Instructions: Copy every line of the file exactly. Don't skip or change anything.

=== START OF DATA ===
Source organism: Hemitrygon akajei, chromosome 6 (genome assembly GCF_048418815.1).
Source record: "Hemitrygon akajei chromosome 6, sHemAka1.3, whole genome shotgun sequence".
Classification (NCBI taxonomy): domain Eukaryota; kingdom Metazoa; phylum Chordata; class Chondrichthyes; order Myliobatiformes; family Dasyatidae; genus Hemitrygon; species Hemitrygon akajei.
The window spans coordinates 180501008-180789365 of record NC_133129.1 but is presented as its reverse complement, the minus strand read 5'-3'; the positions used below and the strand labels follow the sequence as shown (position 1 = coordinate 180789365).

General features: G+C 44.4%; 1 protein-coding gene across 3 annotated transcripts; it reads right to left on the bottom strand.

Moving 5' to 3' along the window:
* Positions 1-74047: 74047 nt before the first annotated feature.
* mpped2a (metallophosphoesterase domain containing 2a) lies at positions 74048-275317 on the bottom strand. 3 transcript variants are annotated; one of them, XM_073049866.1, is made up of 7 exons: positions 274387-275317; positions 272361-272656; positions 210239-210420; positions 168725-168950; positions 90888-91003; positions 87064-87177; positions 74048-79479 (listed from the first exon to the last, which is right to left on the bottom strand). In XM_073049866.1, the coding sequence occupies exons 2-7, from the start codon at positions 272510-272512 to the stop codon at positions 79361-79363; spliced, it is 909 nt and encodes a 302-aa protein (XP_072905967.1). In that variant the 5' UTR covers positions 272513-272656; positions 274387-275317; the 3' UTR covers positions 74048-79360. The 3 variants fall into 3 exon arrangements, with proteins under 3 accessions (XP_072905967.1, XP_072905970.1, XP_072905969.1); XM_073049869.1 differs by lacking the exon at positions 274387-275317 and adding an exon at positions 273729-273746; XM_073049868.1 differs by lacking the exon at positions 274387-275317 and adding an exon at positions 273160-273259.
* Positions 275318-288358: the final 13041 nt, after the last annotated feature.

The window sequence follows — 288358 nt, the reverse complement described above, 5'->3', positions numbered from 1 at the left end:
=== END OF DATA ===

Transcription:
Source organism: Hemitrygon akajei, chromosome 6 (genome assembly GCF_048418815.1).
Source record: "Hemitrygon akajei chromosome 6, sHemAka1.3, whole genome shotgun sequence".
Classification (NCBI taxonomy): domain Eukaryota; kingdom Metazoa; phylum Chordata; class Chondrichthyes; order Myliobatiformes; family Dasyatidae; genus Hemitrygon; species Hemitrygon akajei.
The window spans coordinates 180501008-180789365 of record NC_133129.1 but is presented as its reverse complement, the minus strand read 5'-3'; the positions used below and the strand labels follow the sequence as shown (position 1 = coordinate 180789365).

General features: G+C 44.4%; 1 protein-coding gene across 3 annotated transcripts; it reads right to left on the bottom strand.

Moving 5' to 3' along the window:
* Positions 1-74047: 74047 nt before the first annotated feature.
* mpped2a (metallophosphoesterase domain containing 2a) lies at positions 74048-275317 on the bottom strand. 3 transcript variants are annotated; one of them, XM_073049866.1, is made up of 7 exons: positions 274387-275317; positions 272361-272656; positions 210239-210420; positions 168725-168950; positions 90888-91003; positions 87064-87177; positions 74048-79479 (listed from the first exon to the last, which is right to left on the bottom strand). In XM_073049866.1, the coding sequence occupies exons 2-7, from the start codon at positions 272510-272512 to the stop codon at positions 79361-79363; spliced, it is 909 nt and encodes a 302-aa protein (XP_072905967.1). In that variant the 5' UTR covers positions 272513-272656; positions 274387-275317; the 3' UTR covers positions 74048-79360. The 3 variants fall into 3 exon arrangements, with proteins under 3 accessions (XP_072905967.1, XP_072905970.1, XP_072905969.1); XM_073049869.1 differs by lacking the exon at positions 274387-275317 and adding an exon at positions 273729-273746; XM_073049868.1 differs by lacking the exon at positions 274387-275317 and adding an exon at positions 273160-273259.
* Positions 275318-288358: the final 13041 nt, after the last annotated feature.

The window sequence follows — 288358 nt, the reverse complement described above, 5'->3', positions numbered from 1 at the left end: